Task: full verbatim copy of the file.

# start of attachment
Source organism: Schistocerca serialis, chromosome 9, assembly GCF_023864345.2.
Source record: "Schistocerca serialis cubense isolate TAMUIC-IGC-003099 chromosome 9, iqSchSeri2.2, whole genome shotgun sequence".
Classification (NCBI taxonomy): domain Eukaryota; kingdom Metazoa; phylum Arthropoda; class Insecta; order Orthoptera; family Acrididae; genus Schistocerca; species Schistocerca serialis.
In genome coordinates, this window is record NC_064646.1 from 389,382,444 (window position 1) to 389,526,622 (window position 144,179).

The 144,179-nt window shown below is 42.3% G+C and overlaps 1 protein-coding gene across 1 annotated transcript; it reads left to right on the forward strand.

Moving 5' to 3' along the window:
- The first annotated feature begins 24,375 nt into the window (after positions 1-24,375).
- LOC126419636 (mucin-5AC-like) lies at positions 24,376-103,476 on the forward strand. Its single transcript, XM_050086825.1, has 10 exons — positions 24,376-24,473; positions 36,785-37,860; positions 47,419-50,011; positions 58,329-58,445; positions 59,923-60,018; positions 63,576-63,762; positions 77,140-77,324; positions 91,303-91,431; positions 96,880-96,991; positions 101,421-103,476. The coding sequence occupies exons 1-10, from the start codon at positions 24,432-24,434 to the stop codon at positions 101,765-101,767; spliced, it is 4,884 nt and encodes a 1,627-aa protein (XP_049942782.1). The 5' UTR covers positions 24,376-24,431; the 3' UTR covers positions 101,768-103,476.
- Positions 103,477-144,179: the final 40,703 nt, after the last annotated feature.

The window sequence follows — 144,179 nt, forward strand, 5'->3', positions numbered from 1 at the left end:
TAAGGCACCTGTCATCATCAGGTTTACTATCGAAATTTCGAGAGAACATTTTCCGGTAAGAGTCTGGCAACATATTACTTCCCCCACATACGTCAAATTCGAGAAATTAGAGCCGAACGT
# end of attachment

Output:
Source organism: Schistocerca serialis, chromosome 9, assembly GCF_023864345.2.
Source record: "Schistocerca serialis cubense isolate TAMUIC-IGC-003099 chromosome 9, iqSchSeri2.2, whole genome shotgun sequence".
Classification (NCBI taxonomy): domain Eukaryota; kingdom Metazoa; phylum Arthropoda; class Insecta; order Orthoptera; family Acrididae; genus Schistocerca; species Schistocerca serialis.
In genome coordinates, this window is record NC_064646.1 from 389,382,444 (window position 1) to 389,526,622 (window position 144,179).

The 144,179-nt window shown below is 42.3% G+C and overlaps 1 protein-coding gene across 1 annotated transcript; it reads left to right on the forward strand.

Moving 5' to 3' along the window:
- The first annotated feature begins 24,375 nt into the window (after positions 1-24,375).
- LOC126419636 (mucin-5AC-like) lies at positions 24,376-103,476 on the forward strand. Its single transcript, XM_050086825.1, has 10 exons — positions 24,376-24,473; positions 36,785-37,860; positions 47,419-50,011; positions 58,329-58,445; positions 59,923-60,018; positions 63,576-63,762; positions 77,140-77,324; positions 91,303-91,431; positions 96,880-96,991; positions 101,421-103,476. The coding sequence occupies exons 1-10, from the start codon at positions 24,432-24,434 to the stop codon at positions 101,765-101,767; spliced, it is 4,884 nt and encodes a 1,627-aa protein (XP_049942782.1). The 5' UTR covers positions 24,376-24,431; the 3' UTR covers positions 101,768-103,476.
- Positions 103,477-144,179: the final 40,703 nt, after the last annotated feature.

The window sequence follows — 144,179 nt, forward strand, 5'->3', positions numbered from 1 at the left end:
TAAGGCACCTGTCATCATCAGGTTTACTATCGAAATTTCGAGAGAACATTTTCCGGTAAGAGTCTGGCAACATATTACTTCCCCCACATACGTCAAATTCGAGAAATTAGAGCCGAACGT